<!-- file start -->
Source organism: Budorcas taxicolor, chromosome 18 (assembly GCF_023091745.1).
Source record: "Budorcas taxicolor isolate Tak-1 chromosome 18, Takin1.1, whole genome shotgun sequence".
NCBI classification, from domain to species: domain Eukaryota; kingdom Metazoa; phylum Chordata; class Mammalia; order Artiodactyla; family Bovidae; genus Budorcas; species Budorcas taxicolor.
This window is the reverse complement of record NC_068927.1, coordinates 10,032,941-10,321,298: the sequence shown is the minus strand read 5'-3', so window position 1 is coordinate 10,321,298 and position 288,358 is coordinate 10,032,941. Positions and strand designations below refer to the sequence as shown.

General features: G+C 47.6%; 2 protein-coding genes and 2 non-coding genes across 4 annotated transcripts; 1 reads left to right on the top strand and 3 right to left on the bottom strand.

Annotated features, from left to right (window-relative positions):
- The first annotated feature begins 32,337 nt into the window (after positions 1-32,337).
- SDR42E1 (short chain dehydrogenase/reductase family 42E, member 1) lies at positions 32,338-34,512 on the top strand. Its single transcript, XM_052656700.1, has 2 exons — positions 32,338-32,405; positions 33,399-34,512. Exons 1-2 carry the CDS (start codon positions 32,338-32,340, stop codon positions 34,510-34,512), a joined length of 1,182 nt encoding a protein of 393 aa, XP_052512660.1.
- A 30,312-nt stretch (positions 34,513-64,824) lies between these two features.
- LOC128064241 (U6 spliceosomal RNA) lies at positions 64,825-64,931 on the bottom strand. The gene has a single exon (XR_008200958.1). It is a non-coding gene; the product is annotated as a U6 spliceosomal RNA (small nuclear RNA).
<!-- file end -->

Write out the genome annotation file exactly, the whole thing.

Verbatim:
Source organism: Budorcas taxicolor, chromosome 18 (assembly GCF_023091745.1).
Source record: "Budorcas taxicolor isolate Tak-1 chromosome 18, Takin1.1, whole genome shotgun sequence".
NCBI classification, from domain to species: domain Eukaryota; kingdom Metazoa; phylum Chordata; class Mammalia; order Artiodactyla; family Bovidae; genus Budorcas; species Budorcas taxicolor.
This window is the reverse complement of record NC_068927.1, coordinates 10,032,941-10,321,298: the sequence shown is the minus strand read 5'-3', so window position 1 is coordinate 10,321,298 and position 288,358 is coordinate 10,032,941. Positions and strand designations below refer to the sequence as shown.

General features: G+C 47.6%; 2 protein-coding genes and 2 non-coding genes across 4 annotated transcripts; 1 reads left to right on the top strand and 3 right to left on the bottom strand.

Annotated features, from left to right (window-relative positions):
- The first annotated feature begins 32,337 nt into the window (after positions 1-32,337).
- SDR42E1 (short chain dehydrogenase/reductase family 42E, member 1) lies at positions 32,338-34,512 on the top strand. Its single transcript, XM_052656700.1, has 2 exons — positions 32,338-32,405; positions 33,399-34,512. Exons 1-2 carry the CDS (start codon positions 32,338-32,340, stop codon positions 34,510-34,512), a joined length of 1,182 nt encoding a protein of 393 aa, XP_052512660.1.
- A 30,312-nt stretch (positions 34,513-64,824) lies between these two features.
- LOC128064241 (U6 spliceosomal RNA) lies at positions 64,825-64,931 on the bottom strand. The gene has a single exon (XR_008200958.1). It is a non-coding gene; the product is annotated as a U6 spliceosomal RNA (small nuclear RNA).